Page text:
Predicting premature labour using the body’s natural defences

Our researchers have found that a natural substance made in the vagina and cervix could help us tell whether a woman will go into early labour. The team hope this could lead to new ways to prevent premature birth.
  • Author's list

    Professor Rachel Tribe, Sogol Salamipour, Dr Natalie Suff, Paul Seed, Professor Andrew Shennan, Dr Natasha Hezelgrave, Dr Amirah Modh Zaki, Dr Alex Ridout, Dr Flavia Flaviani, Dr Holly Jenkins, Jiadai Mi, Dr James Mason

    Start date: 2014
    End date: Ongoing

  • Research centre

  • Research status

    Ongoing projects

Why do we need this research?

Premature birth can lead to health problems for the baby and is the leading cause of death in new‑borns. We need to find new ways to lower the risk of early labour.

One area that is being explored is the way in which parts of the immune system may increase the chances of a woman giving birth early. During pregnancy, cells in the wall of the vagina and cervix produce substances called antimicrobial proteins that are the body’s first defence against infection. In a small pilot study, Tommy’s researchers showed that one of these substances – elafin – was observed in higher amounts in women who gave birth before 37 weeks. Our researchers want to confirm these findings in a larger study and want to understand more about how this works.

What’s happening in this project?

Our researchers have been carrying out the INSIGHT study to find out more about the causes of premature birth. By looking at samples from over 600 women, including more than 460 who were at risk of premature birth, the team noticed that the amount of elafin in vaginal fluid drops during pregnancy. They also found that obese women and women who smoked during their pregnancy had higher levels of elafin in their vaginal fluid.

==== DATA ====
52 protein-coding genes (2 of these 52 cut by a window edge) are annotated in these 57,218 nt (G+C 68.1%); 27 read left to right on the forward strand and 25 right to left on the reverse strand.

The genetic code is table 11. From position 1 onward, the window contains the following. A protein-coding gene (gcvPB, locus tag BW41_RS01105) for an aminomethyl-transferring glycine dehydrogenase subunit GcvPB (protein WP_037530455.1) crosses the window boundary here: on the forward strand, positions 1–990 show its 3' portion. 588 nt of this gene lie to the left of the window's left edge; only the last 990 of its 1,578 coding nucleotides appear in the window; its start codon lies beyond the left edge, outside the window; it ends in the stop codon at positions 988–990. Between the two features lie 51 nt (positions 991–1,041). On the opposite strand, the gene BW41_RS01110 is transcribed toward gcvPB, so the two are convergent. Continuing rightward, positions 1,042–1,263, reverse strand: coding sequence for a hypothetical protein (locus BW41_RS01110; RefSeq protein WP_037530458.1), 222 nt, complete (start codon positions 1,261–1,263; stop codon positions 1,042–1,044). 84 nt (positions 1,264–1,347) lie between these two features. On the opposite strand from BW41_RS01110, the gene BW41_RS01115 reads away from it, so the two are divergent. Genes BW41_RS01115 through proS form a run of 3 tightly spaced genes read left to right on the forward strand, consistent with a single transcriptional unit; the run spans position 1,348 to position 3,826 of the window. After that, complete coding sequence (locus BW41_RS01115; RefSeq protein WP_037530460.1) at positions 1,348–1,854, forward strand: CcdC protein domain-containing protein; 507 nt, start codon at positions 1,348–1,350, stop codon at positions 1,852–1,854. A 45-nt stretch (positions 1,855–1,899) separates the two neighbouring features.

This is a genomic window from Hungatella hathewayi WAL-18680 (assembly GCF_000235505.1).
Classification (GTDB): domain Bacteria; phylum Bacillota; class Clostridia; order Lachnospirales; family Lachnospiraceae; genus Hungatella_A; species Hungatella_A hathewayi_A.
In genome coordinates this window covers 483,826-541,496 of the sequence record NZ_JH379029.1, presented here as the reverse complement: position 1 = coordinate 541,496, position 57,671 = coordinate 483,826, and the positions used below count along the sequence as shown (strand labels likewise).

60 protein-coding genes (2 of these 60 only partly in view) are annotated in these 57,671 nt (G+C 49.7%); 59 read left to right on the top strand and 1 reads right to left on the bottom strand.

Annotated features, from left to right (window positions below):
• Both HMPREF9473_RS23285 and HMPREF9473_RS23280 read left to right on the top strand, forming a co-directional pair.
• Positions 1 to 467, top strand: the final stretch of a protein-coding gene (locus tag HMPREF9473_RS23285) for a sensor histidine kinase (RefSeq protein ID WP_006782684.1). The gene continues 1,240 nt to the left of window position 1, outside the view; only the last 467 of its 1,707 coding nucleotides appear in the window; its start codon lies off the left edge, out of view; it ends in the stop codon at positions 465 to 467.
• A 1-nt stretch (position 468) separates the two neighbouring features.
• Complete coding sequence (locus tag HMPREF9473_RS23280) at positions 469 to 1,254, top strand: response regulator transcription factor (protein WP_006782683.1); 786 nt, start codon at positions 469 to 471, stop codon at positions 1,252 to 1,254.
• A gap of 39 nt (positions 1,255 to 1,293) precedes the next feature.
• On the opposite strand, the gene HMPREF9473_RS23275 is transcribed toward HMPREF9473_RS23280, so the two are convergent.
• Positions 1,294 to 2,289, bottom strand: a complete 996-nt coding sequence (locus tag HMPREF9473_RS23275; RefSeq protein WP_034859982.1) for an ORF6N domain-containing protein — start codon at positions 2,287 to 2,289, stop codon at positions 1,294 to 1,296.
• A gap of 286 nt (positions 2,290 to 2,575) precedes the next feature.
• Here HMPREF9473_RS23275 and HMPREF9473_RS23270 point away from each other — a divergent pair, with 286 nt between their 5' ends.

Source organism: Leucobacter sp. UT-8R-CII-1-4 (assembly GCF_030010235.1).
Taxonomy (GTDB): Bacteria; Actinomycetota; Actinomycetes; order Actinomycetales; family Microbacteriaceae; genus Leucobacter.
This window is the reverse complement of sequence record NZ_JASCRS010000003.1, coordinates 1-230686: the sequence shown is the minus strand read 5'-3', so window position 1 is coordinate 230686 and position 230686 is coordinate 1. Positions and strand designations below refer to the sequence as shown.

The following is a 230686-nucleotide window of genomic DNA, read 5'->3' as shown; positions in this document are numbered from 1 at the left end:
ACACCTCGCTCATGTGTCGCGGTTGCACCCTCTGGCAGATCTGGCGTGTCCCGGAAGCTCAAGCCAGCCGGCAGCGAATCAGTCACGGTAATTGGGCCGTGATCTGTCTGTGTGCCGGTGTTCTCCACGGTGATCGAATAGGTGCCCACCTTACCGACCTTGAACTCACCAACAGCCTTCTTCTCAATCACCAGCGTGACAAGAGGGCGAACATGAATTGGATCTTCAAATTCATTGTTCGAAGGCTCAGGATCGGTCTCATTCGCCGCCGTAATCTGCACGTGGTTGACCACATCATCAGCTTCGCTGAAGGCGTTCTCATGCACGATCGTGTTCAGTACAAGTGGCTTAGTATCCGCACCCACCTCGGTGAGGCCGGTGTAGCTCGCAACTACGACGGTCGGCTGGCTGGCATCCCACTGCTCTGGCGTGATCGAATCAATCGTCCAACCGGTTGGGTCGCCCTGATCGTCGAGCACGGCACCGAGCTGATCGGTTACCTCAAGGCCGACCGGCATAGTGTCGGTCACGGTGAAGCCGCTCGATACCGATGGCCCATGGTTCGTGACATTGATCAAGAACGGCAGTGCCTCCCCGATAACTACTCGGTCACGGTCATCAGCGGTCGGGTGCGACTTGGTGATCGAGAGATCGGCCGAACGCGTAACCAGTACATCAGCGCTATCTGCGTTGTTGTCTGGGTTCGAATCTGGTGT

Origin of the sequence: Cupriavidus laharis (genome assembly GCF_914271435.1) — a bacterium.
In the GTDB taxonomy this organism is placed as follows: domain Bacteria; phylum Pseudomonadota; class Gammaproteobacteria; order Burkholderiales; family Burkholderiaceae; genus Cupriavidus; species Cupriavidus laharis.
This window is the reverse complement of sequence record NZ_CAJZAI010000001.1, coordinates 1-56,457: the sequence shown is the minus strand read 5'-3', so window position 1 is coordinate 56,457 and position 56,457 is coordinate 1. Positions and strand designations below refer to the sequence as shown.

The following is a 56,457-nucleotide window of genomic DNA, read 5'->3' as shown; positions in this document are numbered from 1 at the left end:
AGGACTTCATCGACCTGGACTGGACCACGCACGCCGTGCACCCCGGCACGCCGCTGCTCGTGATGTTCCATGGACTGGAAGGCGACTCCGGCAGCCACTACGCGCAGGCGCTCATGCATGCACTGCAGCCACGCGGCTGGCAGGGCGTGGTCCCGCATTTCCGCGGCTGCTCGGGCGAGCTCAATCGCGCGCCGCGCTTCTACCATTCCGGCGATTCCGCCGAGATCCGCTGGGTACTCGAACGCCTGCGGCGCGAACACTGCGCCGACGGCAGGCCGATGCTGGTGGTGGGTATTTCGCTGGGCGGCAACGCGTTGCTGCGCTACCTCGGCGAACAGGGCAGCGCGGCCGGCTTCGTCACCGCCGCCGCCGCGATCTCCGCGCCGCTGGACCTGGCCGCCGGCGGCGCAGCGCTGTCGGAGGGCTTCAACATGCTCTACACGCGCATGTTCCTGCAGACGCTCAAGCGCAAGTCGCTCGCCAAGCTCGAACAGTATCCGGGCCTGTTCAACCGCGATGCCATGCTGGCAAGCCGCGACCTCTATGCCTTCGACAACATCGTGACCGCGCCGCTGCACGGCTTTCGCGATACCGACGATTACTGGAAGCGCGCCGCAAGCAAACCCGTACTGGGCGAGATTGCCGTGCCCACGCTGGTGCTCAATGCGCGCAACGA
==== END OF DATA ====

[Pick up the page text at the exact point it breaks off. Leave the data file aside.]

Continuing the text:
Our researchers found a moderate link between elafin levels and the risk of premature birth before 34 weeks, but more importantly, they found that it may be possible to predict the chances of premature birth by looking at several different molecules and bacteria in vaginal fluid, rather than just looking at elafin. They also identified a bacteria that may be useful for probiotic treatment. This will need to be tested as it has the potential to reduce the chances of premature birth.

In another part of this project, Tommy’s researchers are carrying out work in the lab to better understand the link between the types of bacteria present in the vagina and the levels of antimicrobial proteins, and how this is related to premature birth. In particular, they are beginning to understand that different bacteria have different effects on the lining of the vagina, and that this relates to the risk of premature birth.

What difference will this project make?

This project will tell us more about how the body naturally responds to bacteria present in the vagina, and how this might be linked to preterm labour. This work could lead to new ways of predicting whether a woman is at risk of going into labour early and may help us find ways to stop this happening. The hope is that this will ensure that fewer babies are born too early.

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